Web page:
Hittin’ the Sauce

residents have long loved Chai’s Island Bistro, an indoor-outdoor café known for
its tasty Pacific Rim cuisine and relaxed atmosphere. The restaurant works just
as well for a downtown business lunch as it does for a romantic evening for two.
fill the dance floor at “The Sauce,” the weekly late-night scene at
Chai’s. Photos: Rae Huo

turn off the lights, add an outdoor bar and bring in two DJs-one throwing down
hip hop inside, another spinning mellow, electronic stuff outside-and you’ve got
a scene called “The Sauce.” Since owner Chai Chaowasaree launched the Friday event
in July, it’s become the hottest late-night spot in Honolulu.

The club
scene is a somewhat familiar bag to Chaowasaree, who lured night owls to his restaurant
a few years back with the short-lived “Red Carpet” parties. This summer, his youthful
wait staff convinced Chaowasaree to give it one more shot. He agreed, partnering
with promoter Blaise Sato of Architechs Hawai’i, which has blessed Honolulu with
such hip affairs as “Feng Shui” at the Hyatt Regency Waikïkï.

we started ‘The Sauce’ in July, I thought we’d do about 200 people a night, but
it turned out to be 600 to 870,” Chaowasaree says. “It’s amazing. A lot of restaurants
don’t even do that in a week.”

From 10 to 11 p.m., you can sample free püpü
from the outdoor satay bar. onsider it a light dinner, or a buffer for your stomach,
especially if you’re about to indulge in some high-quality libations. Want to
break a sweat? Go ahead and groove to the likes of Nelly and Kanye West inside.
Rather just chill? Hang out at Chai’s expanded outdoor area, bobbing your head
to the ambient, deep electronic goodness that fills the night air.

probably see Chaowasaree there. Not reveling, of course, just greeting guests,
filling drink orders and clearing dishes, as he’s known to do the rest of the
week. “When I was younger, I used to go out to the club every night,” Chaowasaree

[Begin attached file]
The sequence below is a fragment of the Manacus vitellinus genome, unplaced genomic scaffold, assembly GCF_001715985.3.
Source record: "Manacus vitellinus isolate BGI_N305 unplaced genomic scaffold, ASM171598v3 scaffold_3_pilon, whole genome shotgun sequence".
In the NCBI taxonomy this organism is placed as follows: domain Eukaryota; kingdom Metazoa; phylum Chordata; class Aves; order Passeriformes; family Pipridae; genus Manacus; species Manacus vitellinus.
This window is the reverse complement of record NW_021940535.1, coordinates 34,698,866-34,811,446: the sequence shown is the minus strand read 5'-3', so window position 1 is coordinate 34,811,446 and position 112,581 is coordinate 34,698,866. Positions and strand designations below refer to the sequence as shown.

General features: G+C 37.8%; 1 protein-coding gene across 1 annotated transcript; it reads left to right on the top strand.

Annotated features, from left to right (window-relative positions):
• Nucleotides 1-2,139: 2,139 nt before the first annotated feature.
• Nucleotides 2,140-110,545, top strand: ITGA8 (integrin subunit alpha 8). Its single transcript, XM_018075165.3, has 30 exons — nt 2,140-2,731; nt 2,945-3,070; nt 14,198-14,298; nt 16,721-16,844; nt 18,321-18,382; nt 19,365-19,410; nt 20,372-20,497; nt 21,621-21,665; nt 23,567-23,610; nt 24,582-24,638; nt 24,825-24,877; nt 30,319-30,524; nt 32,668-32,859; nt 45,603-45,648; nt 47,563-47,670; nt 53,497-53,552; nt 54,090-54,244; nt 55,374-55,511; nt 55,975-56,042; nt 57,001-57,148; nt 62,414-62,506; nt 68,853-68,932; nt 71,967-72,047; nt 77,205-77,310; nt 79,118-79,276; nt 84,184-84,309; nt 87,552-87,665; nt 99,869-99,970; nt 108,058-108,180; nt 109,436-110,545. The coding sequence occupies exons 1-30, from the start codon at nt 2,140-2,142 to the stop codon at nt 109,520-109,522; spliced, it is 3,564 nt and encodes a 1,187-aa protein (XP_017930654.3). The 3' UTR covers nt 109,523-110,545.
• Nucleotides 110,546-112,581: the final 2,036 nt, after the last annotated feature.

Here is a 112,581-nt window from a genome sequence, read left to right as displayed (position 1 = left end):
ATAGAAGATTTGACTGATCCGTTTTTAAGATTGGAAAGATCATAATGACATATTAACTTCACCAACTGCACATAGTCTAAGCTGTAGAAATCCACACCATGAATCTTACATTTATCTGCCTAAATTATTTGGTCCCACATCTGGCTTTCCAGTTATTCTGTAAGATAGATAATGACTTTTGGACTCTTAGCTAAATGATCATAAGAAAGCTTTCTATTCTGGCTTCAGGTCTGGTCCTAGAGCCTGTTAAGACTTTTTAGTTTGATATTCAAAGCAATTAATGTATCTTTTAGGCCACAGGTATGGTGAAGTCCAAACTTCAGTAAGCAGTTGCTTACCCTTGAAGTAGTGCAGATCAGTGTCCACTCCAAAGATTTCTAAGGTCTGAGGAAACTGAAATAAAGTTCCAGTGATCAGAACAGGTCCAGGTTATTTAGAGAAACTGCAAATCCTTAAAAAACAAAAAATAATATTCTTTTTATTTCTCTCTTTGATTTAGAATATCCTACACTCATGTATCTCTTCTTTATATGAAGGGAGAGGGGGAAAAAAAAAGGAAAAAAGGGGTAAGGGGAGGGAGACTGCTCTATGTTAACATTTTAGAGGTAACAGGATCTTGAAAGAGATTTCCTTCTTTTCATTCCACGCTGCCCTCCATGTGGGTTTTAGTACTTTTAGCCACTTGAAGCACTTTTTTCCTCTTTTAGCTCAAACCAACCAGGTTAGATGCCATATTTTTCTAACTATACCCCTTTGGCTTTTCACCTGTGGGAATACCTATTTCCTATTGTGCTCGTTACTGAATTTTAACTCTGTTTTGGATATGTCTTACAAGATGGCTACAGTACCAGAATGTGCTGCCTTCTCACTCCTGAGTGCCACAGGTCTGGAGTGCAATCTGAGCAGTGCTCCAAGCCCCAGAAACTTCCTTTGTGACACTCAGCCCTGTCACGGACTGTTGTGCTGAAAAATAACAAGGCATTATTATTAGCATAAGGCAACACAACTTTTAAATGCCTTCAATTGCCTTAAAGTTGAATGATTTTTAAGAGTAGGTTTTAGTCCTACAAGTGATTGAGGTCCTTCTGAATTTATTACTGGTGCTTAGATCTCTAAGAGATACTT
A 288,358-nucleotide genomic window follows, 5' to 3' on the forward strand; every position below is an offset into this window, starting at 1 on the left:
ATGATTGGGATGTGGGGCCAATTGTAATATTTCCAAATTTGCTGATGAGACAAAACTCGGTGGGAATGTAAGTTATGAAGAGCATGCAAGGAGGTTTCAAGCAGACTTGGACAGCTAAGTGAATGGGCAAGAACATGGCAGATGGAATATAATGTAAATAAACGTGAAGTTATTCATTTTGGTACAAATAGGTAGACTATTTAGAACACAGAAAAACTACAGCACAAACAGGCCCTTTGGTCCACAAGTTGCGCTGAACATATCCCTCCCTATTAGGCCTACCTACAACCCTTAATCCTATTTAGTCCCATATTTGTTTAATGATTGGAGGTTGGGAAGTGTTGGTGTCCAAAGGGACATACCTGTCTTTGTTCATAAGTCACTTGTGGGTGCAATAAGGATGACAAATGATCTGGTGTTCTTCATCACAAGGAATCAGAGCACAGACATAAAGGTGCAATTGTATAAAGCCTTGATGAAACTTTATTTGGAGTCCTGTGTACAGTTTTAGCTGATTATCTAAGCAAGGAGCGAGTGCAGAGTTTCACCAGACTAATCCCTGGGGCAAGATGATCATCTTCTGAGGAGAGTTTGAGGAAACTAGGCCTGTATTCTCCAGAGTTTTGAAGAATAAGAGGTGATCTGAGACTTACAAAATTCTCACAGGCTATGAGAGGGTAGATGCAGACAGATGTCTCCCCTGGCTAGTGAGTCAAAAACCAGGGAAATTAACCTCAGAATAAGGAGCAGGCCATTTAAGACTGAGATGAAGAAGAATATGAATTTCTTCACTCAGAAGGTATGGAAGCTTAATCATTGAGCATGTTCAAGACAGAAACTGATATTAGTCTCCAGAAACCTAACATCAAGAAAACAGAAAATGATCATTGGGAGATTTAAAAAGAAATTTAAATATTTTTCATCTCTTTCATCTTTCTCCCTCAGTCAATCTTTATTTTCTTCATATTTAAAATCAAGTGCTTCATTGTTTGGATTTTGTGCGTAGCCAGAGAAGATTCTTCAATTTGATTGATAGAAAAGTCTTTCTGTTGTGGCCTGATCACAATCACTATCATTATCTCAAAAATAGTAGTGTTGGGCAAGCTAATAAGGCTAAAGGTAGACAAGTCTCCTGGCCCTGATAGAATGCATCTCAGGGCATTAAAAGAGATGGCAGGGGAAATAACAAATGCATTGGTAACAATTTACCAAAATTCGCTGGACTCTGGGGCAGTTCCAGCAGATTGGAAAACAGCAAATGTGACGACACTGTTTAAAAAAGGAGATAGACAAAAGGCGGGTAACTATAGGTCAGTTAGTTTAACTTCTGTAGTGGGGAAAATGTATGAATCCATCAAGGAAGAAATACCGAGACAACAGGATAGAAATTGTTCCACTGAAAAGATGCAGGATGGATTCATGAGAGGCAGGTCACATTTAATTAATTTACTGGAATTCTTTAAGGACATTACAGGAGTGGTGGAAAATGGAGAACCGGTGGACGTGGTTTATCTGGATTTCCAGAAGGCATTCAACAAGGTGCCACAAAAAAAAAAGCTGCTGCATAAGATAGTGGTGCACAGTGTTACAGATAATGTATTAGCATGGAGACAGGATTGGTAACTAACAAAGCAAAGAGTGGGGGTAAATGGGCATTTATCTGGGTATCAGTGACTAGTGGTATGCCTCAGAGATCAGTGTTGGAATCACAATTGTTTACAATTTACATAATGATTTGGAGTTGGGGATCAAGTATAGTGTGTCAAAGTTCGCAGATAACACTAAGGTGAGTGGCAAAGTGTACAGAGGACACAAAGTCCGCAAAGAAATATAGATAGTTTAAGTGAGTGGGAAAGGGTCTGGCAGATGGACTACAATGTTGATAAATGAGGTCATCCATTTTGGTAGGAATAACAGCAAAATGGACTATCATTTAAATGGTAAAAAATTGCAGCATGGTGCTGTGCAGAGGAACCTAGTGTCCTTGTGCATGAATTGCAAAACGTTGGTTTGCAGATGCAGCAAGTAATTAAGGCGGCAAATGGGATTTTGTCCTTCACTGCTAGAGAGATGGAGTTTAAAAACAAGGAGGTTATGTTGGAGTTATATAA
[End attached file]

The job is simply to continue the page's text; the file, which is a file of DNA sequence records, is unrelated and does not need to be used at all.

says. “But if I do that now and go to work the next day, I’ll pay for it.”

the heck. It’s a small price for a great time.



Akina, Hawai’i Opera Theatre’s general and artistic director, recommends Alan
Ball’s Six Feet Under-The Complete Second Season. “I survived this summer’s production
of The Mikado by contrasting Gilbert and Sullivan’s wit and humor with that of
the American television series, Six Feet Under. No family is quite as poetically
and modernly dysfunctional as this family of undertakers living the remains of
the American dream. The plight of this family is wonderfully helpful at forgiving
our own day-to-day dysfunctions … and even helping us realize that being human
is the greatest gift we have to celebrate.” Warner Home Video, 2002.


host of Star 101.9’s Bizarro Morning Show, recommends Elephunk by Black Eyed Peas.
“I can’t stop singing the hook from the song, ‘Let’s Get Retarded.’ There is just
so much funk-great grooves and beats. Not to mention that Fergie, the female singer
who is known for her smooth voice and hip-hoppin’ moves, has the best abs on the
block.” A&M Records, 2003.


Morales, local author and two-time HONOLULU Magazine fiction contest winner, recommends
Hector Tobar’s The Tattooed Soldier. “At MacArthur Park in Los Angeles, homeless
immigrant Antonio Bernal comes across a soldier, who ruined his life in Guatemala.
Now on more equal footing, their battle, a battle that the soldier doesn’t realize
he’s fighting, a battle which will culminate during the Rodney King riots, is
re-ignited. The Tattooed Soldier is remarkable not only for giving a human face
to historical events, but for giving one to evildoers, as well.” Penguin Books,